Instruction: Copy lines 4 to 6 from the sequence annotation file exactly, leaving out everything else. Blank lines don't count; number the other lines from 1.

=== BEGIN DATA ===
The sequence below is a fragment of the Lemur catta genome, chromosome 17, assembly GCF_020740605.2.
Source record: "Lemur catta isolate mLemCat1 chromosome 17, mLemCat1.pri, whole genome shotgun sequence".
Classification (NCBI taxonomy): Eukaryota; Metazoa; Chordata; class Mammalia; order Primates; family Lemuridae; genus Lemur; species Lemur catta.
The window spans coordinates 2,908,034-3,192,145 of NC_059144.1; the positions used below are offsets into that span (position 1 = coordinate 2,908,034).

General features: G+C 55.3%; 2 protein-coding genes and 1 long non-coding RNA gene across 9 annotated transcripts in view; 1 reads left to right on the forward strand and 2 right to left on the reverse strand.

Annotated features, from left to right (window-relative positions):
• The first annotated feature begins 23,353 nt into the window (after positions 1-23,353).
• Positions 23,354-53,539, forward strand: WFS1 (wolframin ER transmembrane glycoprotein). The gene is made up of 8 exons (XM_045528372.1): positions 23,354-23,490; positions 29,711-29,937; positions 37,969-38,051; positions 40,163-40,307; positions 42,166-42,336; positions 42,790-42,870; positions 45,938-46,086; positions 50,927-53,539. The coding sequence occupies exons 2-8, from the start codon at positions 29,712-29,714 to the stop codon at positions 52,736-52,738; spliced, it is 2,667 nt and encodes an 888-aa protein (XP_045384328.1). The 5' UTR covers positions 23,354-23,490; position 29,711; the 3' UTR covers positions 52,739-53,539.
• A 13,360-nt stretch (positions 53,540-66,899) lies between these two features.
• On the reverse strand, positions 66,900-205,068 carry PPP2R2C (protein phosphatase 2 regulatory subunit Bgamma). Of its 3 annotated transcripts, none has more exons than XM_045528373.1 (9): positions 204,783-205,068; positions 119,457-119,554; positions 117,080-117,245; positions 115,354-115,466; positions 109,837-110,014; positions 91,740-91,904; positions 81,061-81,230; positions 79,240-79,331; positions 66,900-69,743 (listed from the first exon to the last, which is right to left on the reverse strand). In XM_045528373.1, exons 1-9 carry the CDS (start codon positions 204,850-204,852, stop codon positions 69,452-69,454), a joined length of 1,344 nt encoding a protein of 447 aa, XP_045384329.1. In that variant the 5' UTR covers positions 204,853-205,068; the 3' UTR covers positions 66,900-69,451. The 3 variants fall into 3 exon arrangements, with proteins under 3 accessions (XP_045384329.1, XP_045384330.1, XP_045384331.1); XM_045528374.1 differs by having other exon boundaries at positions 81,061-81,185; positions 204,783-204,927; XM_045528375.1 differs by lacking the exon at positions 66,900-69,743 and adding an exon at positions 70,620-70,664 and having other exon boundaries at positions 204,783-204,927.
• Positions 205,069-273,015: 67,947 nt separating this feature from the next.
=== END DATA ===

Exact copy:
The window spans coordinates 2,908,034-3,192,145 of NC_059144.1; the positions used below are offsets into that span (position 1 = coordinate 2,908,034).

General features: G+C 55.3%; 2 protein-coding genes and 1 long non-coding RNA gene across 9 annotated transcripts in view; 1 reads left to right on the forward strand and 2 right to left on the reverse strand.

Annotated features, from left to right (window-relative positions):